So, the Great British Bake Off – or more fondly named ‘GBBO’ – is back.
It’s been 10 months since we have gazed into Paul Hollywood’s eyes, giggled at Sue Perkins’ innuendos and been amazed at the contestants’ baked masterpieces.
The show’s following is huge – the new series has made a move to BBC1 in recognition of its status as a ratings hit.
Last year’s final, won by Frances Quinn, attracted a whopping nine million viewers.
This series also has the addition of a spin off show, ‘Extra Slice’. Hosted by the comedian Jo Brand, the show mulls over Wednesday night’s highlights and features an interview with the eliminated contestant.
From trawling through my Twitter feed on Wednesday night, it is clear that the whole nation has gone ‘GBBO’ mad.
Having been obsessed with the programme for as long as it has been aired on television, I have to ask myself: “Why does our nation love this baking show so much?”
I think the answer lies in comparison.
By just flicking through the BBC news headlines I am bombarded by desperately sad, frankly depressing stories – the stabbing of two British medical students in Borneo, the conflict in Gaza… the list is endless.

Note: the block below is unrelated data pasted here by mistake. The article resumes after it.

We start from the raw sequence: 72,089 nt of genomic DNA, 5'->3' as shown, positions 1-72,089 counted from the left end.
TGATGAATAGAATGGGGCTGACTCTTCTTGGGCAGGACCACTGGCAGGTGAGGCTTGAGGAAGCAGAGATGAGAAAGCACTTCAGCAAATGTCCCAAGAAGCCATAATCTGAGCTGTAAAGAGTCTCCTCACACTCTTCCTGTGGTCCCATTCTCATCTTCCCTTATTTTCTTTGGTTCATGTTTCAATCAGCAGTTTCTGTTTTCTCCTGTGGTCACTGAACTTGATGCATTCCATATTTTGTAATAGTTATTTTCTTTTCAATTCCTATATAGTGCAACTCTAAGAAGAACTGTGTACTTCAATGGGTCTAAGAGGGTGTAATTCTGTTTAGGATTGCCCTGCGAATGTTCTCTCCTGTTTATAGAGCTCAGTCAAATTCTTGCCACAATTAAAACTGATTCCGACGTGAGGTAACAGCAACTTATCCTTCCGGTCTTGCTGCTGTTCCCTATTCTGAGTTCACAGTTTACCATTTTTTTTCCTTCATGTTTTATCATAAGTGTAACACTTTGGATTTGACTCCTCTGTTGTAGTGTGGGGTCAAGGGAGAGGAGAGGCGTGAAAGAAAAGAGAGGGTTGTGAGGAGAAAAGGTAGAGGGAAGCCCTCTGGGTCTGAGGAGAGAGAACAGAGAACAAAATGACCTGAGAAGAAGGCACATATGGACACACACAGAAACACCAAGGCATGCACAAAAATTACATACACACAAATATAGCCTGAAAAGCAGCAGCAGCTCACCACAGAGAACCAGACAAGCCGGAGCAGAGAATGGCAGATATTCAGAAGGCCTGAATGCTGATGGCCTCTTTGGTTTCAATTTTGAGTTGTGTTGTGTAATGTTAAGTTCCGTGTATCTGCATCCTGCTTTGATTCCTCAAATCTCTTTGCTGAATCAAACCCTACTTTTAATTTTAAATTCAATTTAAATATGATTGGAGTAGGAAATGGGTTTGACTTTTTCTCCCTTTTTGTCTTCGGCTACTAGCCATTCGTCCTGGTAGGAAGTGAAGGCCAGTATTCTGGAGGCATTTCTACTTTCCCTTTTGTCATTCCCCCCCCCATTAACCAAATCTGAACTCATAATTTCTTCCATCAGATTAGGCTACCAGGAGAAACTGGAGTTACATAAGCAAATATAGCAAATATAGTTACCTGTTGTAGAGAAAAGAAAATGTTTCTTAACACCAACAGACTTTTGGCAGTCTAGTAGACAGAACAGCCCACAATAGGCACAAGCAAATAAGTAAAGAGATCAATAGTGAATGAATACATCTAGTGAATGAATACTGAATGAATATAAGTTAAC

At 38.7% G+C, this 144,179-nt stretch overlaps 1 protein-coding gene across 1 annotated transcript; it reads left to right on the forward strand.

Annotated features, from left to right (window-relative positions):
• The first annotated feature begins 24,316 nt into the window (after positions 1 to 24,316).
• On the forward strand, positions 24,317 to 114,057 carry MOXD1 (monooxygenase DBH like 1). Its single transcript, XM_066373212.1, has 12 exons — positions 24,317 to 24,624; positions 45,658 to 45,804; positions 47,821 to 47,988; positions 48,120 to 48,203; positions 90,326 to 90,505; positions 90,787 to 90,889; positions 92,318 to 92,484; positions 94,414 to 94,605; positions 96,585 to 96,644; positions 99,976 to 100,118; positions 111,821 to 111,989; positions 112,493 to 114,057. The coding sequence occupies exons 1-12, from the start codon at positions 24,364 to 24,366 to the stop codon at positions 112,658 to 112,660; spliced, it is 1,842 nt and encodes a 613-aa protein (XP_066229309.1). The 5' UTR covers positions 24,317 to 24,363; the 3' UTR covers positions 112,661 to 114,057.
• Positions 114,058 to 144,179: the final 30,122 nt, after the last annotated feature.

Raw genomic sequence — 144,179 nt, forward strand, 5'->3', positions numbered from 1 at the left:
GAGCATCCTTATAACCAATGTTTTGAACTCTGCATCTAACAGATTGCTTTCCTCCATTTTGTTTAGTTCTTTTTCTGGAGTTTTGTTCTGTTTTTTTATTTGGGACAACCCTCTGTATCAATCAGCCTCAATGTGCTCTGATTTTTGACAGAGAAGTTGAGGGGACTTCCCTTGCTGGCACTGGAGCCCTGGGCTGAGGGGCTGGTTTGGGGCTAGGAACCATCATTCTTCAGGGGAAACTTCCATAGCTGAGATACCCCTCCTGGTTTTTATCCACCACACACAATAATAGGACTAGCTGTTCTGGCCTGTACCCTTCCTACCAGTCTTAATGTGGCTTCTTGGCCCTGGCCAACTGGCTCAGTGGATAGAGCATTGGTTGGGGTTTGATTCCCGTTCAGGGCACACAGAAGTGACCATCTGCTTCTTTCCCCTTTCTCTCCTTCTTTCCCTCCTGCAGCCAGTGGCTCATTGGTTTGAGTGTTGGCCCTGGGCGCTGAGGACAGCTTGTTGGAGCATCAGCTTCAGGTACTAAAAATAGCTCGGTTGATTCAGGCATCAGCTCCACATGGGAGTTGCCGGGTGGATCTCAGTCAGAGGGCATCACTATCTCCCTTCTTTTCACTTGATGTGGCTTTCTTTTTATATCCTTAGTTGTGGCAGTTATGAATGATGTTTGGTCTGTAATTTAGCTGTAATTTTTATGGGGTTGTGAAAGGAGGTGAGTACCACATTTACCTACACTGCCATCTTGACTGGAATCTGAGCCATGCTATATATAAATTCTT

Even in comparison to other television shows, GBBO’s light-heartedness is more attractive than watching the gruesome training in ‘Royal Marines Commando School’ or women in labour in ‘One Born Every Minute’.
Now, I’m not saying that we shouldn’t face up to the reality of day-to-day life, but sometimes it’s easier to turn off the news, put your feet up and watch some people baking cakes.
And what’s wrong with that?
Our nation should allow itself to be entertained by a light-hearted baking program once in a while – the comforting familiarity of the show’s theme tune, the fabulously British design of the baking tent and the brightly-coloured blazer sported by Mary Berry all lull you into a sense of security that is not always offered in the real world.
So, I am preparing for a 10-week long binge of my favourite programme on television, and I hope you are too!